Vuelta, la crono delle cadute: Lopez prende la maglia rossa, Aru perde un minuto

La crono a squadre viene vinta dall'Astana, ma a condizionare l'esito della prima tappa sono le cadute: ne fanno le spese il sardo e Roglic

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Odell Beckham’s gentle response to the Giants’ Eli Manning switch
Odell Beckman’s crusade against the Giants apparently doesn’t include taking aim at Eli Manning. In response to Manning being benched for rookie quarterback Daniel Jones earlier this week, the Browns receiver told reporters, “That’s a brother of mine. It’s been nothing but love. “But I don’t play for them anymore, so I don’t have anything to...
6 m
New York Post
Your Comprehensive Guide to the Best Spongebob Memes Across the Internet’s Sea
Why the popular cartoon is so meme-able — and all the best options
7 m
TIME - powered by FeedBurner
CHEAP: Save big on ASUS’ powerful new ROG Phone 2 gaming handset with $180 off
What’s better than one CHEAP deal? Two CHEAP deals, plus a freebie. I’ll start off with the first deal: Looking for a new phone? Like games? Then you’ll love the ASUS ROG Phone 2, which boasts Qualcomm’s gaming-focused Snapdragon 855 Plus platform. This promises 15 percent faster graphics performance compared to the standard Snapdragon 855, plus a general boost in CPU effectiveness. In addition, the ASUS ROGPhone 2 comes with 8GB of RAM, 128GB of internal storage, and a 48MP rear camera. Its massive 6,000 mAh battery will keep you in the game throughout even the most enduring PUBG Mobile… This story continues at The Next Web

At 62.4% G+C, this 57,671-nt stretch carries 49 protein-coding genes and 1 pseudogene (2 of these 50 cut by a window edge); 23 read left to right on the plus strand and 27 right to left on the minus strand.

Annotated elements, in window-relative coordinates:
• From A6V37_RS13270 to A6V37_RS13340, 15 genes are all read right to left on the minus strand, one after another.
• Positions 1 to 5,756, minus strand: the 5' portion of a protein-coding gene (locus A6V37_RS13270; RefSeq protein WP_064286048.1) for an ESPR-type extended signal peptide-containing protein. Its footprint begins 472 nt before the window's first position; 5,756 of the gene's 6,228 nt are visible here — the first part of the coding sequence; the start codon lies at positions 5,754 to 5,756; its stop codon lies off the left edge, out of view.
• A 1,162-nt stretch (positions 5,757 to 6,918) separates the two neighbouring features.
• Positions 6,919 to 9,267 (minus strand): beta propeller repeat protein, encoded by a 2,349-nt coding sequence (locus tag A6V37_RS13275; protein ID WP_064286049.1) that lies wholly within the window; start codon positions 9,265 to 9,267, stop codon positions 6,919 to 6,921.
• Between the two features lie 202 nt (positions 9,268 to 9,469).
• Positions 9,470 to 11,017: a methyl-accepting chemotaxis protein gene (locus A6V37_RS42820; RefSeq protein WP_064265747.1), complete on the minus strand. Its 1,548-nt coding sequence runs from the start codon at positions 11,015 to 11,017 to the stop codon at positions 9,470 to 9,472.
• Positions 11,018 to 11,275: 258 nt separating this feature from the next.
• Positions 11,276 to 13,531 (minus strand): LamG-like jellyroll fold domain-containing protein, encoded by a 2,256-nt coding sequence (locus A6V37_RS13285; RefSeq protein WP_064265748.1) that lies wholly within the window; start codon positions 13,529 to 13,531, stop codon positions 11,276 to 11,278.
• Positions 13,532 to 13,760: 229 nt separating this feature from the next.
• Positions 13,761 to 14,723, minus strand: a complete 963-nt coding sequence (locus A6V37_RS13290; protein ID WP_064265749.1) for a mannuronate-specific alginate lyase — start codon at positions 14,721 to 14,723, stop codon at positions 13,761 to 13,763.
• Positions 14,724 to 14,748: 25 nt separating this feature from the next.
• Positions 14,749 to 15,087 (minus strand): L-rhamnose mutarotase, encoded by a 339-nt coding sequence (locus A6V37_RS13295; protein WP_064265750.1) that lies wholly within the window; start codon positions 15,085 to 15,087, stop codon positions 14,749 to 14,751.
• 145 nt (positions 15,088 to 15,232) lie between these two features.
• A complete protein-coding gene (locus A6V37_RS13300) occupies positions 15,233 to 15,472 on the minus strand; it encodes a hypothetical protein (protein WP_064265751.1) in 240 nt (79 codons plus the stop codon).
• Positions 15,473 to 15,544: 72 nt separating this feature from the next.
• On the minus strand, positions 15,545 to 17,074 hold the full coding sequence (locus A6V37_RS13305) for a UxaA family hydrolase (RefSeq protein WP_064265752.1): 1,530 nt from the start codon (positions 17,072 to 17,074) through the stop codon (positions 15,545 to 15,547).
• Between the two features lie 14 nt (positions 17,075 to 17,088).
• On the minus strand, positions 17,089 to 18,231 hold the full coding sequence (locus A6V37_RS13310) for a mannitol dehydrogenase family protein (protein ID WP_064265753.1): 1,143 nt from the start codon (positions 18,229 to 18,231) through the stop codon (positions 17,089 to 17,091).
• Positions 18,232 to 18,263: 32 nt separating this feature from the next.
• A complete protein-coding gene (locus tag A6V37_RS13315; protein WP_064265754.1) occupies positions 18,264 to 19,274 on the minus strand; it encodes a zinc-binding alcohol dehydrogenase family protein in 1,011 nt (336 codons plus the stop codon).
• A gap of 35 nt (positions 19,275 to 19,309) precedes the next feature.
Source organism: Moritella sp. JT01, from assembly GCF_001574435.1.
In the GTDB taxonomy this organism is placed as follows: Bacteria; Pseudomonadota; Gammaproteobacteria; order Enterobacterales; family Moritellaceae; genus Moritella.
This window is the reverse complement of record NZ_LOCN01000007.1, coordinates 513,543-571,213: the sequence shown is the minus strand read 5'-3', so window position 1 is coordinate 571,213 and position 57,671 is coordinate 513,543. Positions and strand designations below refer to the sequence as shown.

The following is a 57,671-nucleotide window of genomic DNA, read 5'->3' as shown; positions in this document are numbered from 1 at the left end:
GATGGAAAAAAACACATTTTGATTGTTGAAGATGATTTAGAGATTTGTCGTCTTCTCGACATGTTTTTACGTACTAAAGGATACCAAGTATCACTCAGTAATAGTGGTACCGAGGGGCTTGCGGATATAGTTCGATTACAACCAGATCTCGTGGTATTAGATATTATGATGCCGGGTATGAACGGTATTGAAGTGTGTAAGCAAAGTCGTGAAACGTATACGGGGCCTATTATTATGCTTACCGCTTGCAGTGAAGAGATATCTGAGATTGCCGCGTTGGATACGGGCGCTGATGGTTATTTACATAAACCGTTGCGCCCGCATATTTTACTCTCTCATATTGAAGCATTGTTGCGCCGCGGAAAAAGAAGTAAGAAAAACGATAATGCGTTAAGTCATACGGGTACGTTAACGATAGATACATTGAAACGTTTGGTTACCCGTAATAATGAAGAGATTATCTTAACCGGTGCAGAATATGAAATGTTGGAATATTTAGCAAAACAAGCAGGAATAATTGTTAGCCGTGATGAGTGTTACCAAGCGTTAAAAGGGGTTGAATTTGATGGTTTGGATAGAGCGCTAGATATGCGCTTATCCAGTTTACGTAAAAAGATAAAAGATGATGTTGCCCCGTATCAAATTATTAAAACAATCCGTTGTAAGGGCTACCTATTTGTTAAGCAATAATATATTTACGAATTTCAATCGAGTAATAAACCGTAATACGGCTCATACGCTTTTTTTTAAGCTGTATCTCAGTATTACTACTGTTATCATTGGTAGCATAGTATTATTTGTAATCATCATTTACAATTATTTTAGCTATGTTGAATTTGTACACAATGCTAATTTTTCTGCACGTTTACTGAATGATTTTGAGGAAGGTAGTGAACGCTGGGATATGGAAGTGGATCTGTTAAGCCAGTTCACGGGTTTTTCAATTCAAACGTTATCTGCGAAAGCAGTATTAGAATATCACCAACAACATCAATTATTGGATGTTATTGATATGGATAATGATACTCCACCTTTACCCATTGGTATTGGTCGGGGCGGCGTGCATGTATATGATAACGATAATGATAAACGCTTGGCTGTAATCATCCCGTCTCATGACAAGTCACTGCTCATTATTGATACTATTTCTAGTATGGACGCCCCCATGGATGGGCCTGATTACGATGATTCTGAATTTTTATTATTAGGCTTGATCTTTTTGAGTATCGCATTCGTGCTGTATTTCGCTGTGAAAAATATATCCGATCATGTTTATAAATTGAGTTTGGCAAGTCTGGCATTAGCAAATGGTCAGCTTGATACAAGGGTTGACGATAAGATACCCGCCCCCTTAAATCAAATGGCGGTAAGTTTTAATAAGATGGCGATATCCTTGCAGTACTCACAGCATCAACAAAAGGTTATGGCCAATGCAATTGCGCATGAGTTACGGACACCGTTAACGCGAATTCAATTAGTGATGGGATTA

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The Next Web | International technology news, business & culture
Tourists in Venice fined more than $3G for skinny dipping in canal
No nude swimming in the canal!
If he loses in court, PM Johnson could suspend parliament again - document
British Prime Minister Boris Johnson could suspend parliament again even if the Supreme Court rules that his original suspension, or prorogation, was unlawful, a court document tweeted by an opposition lawyer showed on Thursday.
Reuters: Top News - powered by FeedBurner
'We've Made It Through': Bermuda Endures Hurricane Humberto
Hurricane Humberto knocked out the power for some 80% of Bermuda's electricity customers — but government officials say they're relieved no one died when the Category 3 storm passed by.
News : NPR
Deutsche Bank appoints executive body to steer domestic retail business
Deutsche Bank has appointed a new executive committee to help to oversee its German retail business as part of the lender's broader overhaul.
Ryanair's O'Leary wins bonus approval as pilots face axe
Ryanair's Chief Executive Michael O'Leary narrowly secured approval from shareholders on Thursday for a bonus scheme that could earn him 100 million euros over five years as he revealed up to 700 pilots could lose their jobs.
19 Things You Can Do in iOS 13 That You Couldn't Before
Happy iOS 13 day! If you’ve got an iPhone 6s or something newer, get ready for your iOS 13 update, which will roll out today. We’ve seen beta releases and on-stage demos, but here’s the definitive list of all the new features and settings you can now play around with on your phone.Read more...